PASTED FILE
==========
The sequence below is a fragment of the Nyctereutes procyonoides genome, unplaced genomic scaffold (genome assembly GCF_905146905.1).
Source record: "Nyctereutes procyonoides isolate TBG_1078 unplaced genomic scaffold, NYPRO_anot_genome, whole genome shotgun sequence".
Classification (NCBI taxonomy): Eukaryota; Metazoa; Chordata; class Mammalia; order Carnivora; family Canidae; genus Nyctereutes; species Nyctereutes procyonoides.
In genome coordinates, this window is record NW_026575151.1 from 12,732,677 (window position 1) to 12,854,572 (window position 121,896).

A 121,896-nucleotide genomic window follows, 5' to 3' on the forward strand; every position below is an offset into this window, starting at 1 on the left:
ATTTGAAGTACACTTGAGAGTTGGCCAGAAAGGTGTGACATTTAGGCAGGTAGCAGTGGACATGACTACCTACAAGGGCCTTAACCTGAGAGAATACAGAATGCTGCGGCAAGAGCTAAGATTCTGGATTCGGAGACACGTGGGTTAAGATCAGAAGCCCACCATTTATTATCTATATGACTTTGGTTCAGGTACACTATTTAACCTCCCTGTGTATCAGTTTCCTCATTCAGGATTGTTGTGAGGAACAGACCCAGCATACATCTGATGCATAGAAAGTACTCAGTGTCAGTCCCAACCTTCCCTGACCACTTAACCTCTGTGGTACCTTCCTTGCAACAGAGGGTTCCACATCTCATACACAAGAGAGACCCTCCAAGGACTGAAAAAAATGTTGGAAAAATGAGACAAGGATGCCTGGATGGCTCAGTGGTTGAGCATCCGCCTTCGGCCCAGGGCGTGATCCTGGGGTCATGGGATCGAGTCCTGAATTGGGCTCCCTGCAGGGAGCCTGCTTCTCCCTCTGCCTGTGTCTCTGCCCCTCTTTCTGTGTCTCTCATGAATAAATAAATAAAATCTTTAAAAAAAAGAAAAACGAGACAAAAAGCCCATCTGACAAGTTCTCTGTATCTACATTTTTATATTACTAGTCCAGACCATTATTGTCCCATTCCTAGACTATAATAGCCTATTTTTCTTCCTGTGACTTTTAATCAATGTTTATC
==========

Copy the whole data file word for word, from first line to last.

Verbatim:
The sequence below is a fragment of the Nyctereutes procyonoides genome, unplaced genomic scaffold (genome assembly GCF_905146905.1).
Source record: "Nyctereutes procyonoides isolate TBG_1078 unplaced genomic scaffold, NYPRO_anot_genome, whole genome shotgun sequence".
Classification (NCBI taxonomy): Eukaryota; Metazoa; Chordata; class Mammalia; order Carnivora; family Canidae; genus Nyctereutes; species Nyctereutes procyonoides.
In genome coordinates, this window is record NW_026575151.1 from 12,732,677 (window position 1) to 12,854,572 (window position 121,896).

A 121,896-nucleotide genomic window follows, 5' to 3' on the forward strand; every position below is an offset into this window, starting at 1 on the left:
ATTTGAAGTACACTTGAGAGTTGGCCAGAAAGGTGTGACATTTAGGCAGGTAGCAGTGGACATGACTACCTACAAGGGCCTTAACCTGAGAGAATACAGAATGCTGCGGCAAGAGCTAAGATTCTGGATTCGGAGACACGTGGGTTAAGATCAGAAGCCCACCATTTATTATCTATATGACTTTGGTTCAGGTACACTATTTAACCTCCCTGTGTATCAGTTTCCTCATTCAGGATTGTTGTGAGGAACAGACCCAGCATACATCTGATGCATAGAAAGTACTCAGTGTCAGTCCCAACCTTCCCTGACCACTTAACCTCTGTGGTACCTTCCTTGCAACAGAGGGTTCCACATCTCATACACAAGAGAGACCCTCCAAGGACTGAAAAAAATGTTGGAAAAATGAGACAAGGATGCCTGGATGGCTCAGTGGTTGAGCATCCGCCTTCGGCCCAGGGCGTGATCCTGGGGTCATGGGATCGAGTCCTGAATTGGGCTCCCTGCAGGGAGCCTGCTTCTCCCTCTGCCTGTGTCTCTGCCCCTCTTTCTGTGTCTCTCATGAATAAATAAATAAAATCTTTAAAAAAAAGAAAAACGAGACAAAAAGCCCATCTGACAAGTTCTCTGTATCTACATTTTTATATTACTAGTCCAGACCATTATTGTCCCATTCCTAGACTATAATAGCCTATTTTTCTTCCTGTGACTTTTAATCAATGTTTATC